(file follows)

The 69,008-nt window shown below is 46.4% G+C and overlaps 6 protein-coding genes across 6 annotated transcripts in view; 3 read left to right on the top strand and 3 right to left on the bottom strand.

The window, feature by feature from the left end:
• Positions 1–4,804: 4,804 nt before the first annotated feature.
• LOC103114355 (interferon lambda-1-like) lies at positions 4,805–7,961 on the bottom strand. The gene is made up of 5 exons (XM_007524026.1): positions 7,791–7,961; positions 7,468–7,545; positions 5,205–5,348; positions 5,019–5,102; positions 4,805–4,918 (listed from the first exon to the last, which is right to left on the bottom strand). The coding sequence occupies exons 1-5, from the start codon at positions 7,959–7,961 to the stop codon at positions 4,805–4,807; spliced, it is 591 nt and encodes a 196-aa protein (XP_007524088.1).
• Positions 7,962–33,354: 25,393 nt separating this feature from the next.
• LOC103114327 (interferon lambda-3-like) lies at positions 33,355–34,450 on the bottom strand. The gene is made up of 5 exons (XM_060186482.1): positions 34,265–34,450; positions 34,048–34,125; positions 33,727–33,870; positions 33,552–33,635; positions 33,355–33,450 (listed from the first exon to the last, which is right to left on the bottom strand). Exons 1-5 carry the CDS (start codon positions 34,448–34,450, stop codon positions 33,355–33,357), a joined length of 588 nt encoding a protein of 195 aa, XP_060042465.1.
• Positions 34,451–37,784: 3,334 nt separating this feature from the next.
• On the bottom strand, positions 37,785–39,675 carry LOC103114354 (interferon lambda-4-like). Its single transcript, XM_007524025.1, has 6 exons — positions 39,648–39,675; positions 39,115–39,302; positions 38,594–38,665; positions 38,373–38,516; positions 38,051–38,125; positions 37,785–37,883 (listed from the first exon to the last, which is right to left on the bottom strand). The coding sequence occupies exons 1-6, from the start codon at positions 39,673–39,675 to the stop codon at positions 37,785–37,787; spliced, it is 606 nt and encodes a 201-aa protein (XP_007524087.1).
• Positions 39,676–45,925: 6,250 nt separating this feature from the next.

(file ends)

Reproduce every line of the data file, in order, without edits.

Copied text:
The 69,008-nt window shown below is 46.4% G+C and overlaps 6 protein-coding genes across 6 annotated transcripts in view; 3 read left to right on the top strand and 3 right to left on the bottom strand.

The window, feature by feature from the left end:
• Positions 1–4,804: 4,804 nt before the first annotated feature.
• LOC103114355 (interferon lambda-1-like) lies at positions 4,805–7,961 on the bottom strand. The gene is made up of 5 exons (XM_007524026.1): positions 7,791–7,961; positions 7,468–7,545; positions 5,205–5,348; positions 5,019–5,102; positions 4,805–4,918 (listed from the first exon to the last, which is right to left on the bottom strand). The coding sequence occupies exons 1-5, from the start codon at positions 7,959–7,961 to the stop codon at positions 4,805–4,807; spliced, it is 591 nt and encodes a 196-aa protein (XP_007524088.1).
• Positions 7,962–33,354: 25,393 nt separating this feature from the next.
• LOC103114327 (interferon lambda-3-like) lies at positions 33,355–34,450 on the bottom strand. The gene is made up of 5 exons (XM_060186482.1): positions 34,265–34,450; positions 34,048–34,125; positions 33,727–33,870; positions 33,552–33,635; positions 33,355–33,450 (listed from the first exon to the last, which is right to left on the bottom strand). Exons 1-5 carry the CDS (start codon positions 34,448–34,450, stop codon positions 33,355–33,357), a joined length of 588 nt encoding a protein of 195 aa, XP_060042465.1.
• Positions 34,451–37,784: 3,334 nt separating this feature from the next.
• On the bottom strand, positions 37,785–39,675 carry LOC103114354 (interferon lambda-4-like). Its single transcript, XM_007524025.1, has 6 exons — positions 39,648–39,675; positions 39,115–39,302; positions 38,594–38,665; positions 38,373–38,516; positions 38,051–38,125; positions 37,785–37,883 (listed from the first exon to the last, which is right to left on the bottom strand). The coding sequence occupies exons 1-6, from the start codon at positions 39,673–39,675 to the stop codon at positions 37,785–37,787; spliced, it is 606 nt and encodes a 201-aa protein (XP_007524087.1).
• Positions 39,676–45,925: 6,250 nt separating this feature from the next.